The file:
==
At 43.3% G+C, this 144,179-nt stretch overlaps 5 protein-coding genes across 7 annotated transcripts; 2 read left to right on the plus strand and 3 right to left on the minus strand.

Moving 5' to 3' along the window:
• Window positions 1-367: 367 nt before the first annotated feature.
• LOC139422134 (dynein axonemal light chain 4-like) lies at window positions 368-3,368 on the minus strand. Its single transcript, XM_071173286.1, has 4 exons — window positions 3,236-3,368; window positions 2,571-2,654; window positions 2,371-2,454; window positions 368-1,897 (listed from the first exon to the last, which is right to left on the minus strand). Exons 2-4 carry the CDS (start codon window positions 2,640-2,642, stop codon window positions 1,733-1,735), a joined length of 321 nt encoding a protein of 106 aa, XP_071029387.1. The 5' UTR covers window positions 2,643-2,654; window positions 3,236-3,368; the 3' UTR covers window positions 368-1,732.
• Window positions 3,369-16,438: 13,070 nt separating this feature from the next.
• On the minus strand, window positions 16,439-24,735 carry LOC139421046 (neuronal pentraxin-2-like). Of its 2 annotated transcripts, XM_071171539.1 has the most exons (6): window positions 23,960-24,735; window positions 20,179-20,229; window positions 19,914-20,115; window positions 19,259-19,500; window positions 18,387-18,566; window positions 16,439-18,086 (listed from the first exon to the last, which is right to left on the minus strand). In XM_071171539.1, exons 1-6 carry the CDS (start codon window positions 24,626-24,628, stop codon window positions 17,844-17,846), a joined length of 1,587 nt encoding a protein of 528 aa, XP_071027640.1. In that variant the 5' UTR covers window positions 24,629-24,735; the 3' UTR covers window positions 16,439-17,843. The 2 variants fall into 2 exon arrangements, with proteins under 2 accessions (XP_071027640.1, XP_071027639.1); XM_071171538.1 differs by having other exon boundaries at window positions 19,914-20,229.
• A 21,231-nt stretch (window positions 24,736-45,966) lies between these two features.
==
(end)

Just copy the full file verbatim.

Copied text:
At 43.3% G+C, this 144,179-nt stretch overlaps 5 protein-coding genes across 7 annotated transcripts; 2 read left to right on the plus strand and 3 right to left on the minus strand.

Moving 5' to 3' along the window:
• Window positions 1-367: 367 nt before the first annotated feature.
• LOC139422134 (dynein axonemal light chain 4-like) lies at window positions 368-3,368 on the minus strand. Its single transcript, XM_071173286.1, has 4 exons — window positions 3,236-3,368; window positions 2,571-2,654; window positions 2,371-2,454; window positions 368-1,897 (listed from the first exon to the last, which is right to left on the minus strand). Exons 2-4 carry the CDS (start codon window positions 2,640-2,642, stop codon window positions 1,733-1,735), a joined length of 321 nt encoding a protein of 106 aa, XP_071029387.1. The 5' UTR covers window positions 2,643-2,654; window positions 3,236-3,368; the 3' UTR covers window positions 368-1,732.
• Window positions 3,369-16,438: 13,070 nt separating this feature from the next.
• On the minus strand, window positions 16,439-24,735 carry LOC139421046 (neuronal pentraxin-2-like). Of its 2 annotated transcripts, XM_071171539.1 has the most exons (6): window positions 23,960-24,735; window positions 20,179-20,229; window positions 19,914-20,115; window positions 19,259-19,500; window positions 18,387-18,566; window positions 16,439-18,086 (listed from the first exon to the last, which is right to left on the minus strand). In XM_071171539.1, exons 1-6 carry the CDS (start codon window positions 24,626-24,628, stop codon window positions 17,844-17,846), a joined length of 1,587 nt encoding a protein of 528 aa, XP_071027640.1. In that variant the 5' UTR covers window positions 24,629-24,735; the 3' UTR covers window positions 16,439-17,843. The 2 variants fall into 2 exon arrangements, with proteins under 2 accessions (XP_071027640.1, XP_071027639.1); XM_071171538.1 differs by having other exon boundaries at window positions 19,914-20,229.
• A 21,231-nt stretch (window positions 24,736-45,966) lies between these two features.